Miles and Martha Pike

Pike’s Point

Mar and I were having one of our many ‘round table discussions’ the other day, this one regarding ministry concerns. Like so many other people these days, our discussion was specifically in regard to finances. To tell the truth, doing what we do, our income fluctuates greatly depending on whether we get a ‘love offering’ or a ‘like offering’, what gas prices are, how much product we sell, and how many bookings we have in a given month. We could never have appreciated just how much money it takes to not only run a full time ministry on the road, but to maintain a home that we are often away from, while birthing new material through expensive CD production… until… well, here we are!

Now, I am the ‘big picture schemer’ of the two of us, whereas Mar is the ‘micro-organizer’. It kinda works out great for me, because I get to dream big, but she is the one who tries to figure out how to make the big dreams happen. That being the case, she is more prone to be aware of and worry about all the … well… the micro…. things and bring them to my attention. This is what led to the round table discussion regarding our finances.

We ended up discussing worry, and how worry leads to fear, and fear to inaction. Our conversation then naturally turned from worry and fear to their opposite: faith. I’ve heard preachers say “Faith is a verb”. The truth is, you cannot “do” faith, as if it were a verb. Rather, faith makes you do (James 2:18-26). Mar, always the logical type, said that it’s all well and good to say “Don’t worry. Have Faith!”, but you can’t just “have faith”, and therefore stop worrying. You’ve got to have faith in some thing.

Now we got stumped. What must the specific object of our faith be when we are tempted to indulge worry and fear? God, of course, but specifically, what part of His nature? We combed our Bible verse memories and after a few minutes, the verse “Perfect love casts out fear” came to mind. We had never really understood what this verse meant, practically speaking. We got to talking about it, and realized that the only one with perfect love is God. God loves us perfectly — absolutely, with nothing held back. Because he loves us perfectly, He has a perfect plan for us, a plan meant for our greatest good. The problem is that “His ways are higher than our ways” — a perfect plan cannot be understood by imperfect beings. As beloved children of an omniscient Father, we can rest assured that regardless of where we find ourselves, God is active in our pain and in our problems, and will (not “can”, or “might”, but WILL) bring about our greatest good.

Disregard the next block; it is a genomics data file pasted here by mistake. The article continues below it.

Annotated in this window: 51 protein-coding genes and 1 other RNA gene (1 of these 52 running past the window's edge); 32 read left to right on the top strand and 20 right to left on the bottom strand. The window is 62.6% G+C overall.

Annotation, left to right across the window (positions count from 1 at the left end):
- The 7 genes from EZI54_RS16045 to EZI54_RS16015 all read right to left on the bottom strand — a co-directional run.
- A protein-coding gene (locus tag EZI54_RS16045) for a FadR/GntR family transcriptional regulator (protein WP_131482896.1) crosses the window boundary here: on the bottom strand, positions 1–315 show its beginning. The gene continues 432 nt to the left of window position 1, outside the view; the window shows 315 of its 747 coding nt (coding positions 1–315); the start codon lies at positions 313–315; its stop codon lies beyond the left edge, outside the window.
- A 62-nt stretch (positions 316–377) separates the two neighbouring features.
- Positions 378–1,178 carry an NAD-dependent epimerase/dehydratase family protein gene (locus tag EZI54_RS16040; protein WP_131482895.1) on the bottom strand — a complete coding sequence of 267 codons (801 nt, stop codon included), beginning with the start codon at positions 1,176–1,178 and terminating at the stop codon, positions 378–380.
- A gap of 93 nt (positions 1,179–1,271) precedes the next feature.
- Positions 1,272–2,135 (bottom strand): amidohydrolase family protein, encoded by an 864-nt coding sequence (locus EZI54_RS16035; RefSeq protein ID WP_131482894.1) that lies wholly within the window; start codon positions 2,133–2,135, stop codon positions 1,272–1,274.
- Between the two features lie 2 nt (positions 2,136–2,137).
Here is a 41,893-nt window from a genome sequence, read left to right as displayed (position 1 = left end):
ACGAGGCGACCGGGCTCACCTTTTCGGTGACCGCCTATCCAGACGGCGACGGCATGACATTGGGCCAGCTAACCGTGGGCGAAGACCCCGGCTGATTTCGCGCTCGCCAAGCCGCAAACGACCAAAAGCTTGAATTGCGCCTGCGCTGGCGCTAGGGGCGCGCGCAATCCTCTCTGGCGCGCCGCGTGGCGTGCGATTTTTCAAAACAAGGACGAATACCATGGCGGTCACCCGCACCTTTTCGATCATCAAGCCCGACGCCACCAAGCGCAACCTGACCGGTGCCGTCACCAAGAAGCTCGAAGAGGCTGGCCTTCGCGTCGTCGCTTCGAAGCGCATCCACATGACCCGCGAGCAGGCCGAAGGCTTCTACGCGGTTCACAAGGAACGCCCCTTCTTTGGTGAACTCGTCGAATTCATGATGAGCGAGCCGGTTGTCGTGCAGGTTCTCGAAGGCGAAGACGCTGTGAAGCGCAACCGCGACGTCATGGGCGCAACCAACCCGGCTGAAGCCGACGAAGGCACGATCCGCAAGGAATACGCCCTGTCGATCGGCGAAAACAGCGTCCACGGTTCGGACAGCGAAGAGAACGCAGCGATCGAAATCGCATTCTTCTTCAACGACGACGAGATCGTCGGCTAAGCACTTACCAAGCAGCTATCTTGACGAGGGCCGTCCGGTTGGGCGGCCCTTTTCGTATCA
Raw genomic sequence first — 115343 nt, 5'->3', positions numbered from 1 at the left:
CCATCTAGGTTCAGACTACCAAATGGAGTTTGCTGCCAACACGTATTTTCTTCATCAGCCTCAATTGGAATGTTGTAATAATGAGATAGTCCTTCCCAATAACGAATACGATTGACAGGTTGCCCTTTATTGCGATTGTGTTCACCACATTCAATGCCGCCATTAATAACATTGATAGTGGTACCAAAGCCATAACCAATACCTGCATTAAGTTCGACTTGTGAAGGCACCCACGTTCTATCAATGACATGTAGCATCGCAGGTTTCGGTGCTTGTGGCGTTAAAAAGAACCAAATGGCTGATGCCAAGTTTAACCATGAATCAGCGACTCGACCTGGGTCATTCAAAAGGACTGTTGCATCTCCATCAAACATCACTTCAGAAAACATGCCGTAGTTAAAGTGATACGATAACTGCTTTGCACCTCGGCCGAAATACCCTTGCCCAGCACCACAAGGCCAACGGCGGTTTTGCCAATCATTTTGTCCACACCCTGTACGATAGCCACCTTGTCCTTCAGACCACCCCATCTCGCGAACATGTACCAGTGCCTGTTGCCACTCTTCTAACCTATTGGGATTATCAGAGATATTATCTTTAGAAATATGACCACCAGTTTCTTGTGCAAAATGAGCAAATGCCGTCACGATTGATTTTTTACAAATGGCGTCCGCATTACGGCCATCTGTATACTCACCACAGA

Until the day comes when God Himself will take us by the hand and tell us what His plan was and why He allowed what He allowed in our lives, we cannot know all that He is doing. But we need not live in worry and fear because we don’t know exactly what He is doing. We can rest in the knowledge that He loves us with a love that knows no limits and has no dilemmas. He has always been and always will be faithful. Period. How simple is that?

Great is Thy faithfulness, O God my Father. There is no shadow of turning with Thee. Thou changest not, Thy compassions they fail not. As Thou has been, Thou forever will be.

See y’all down the road,


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Miles and Martha Pike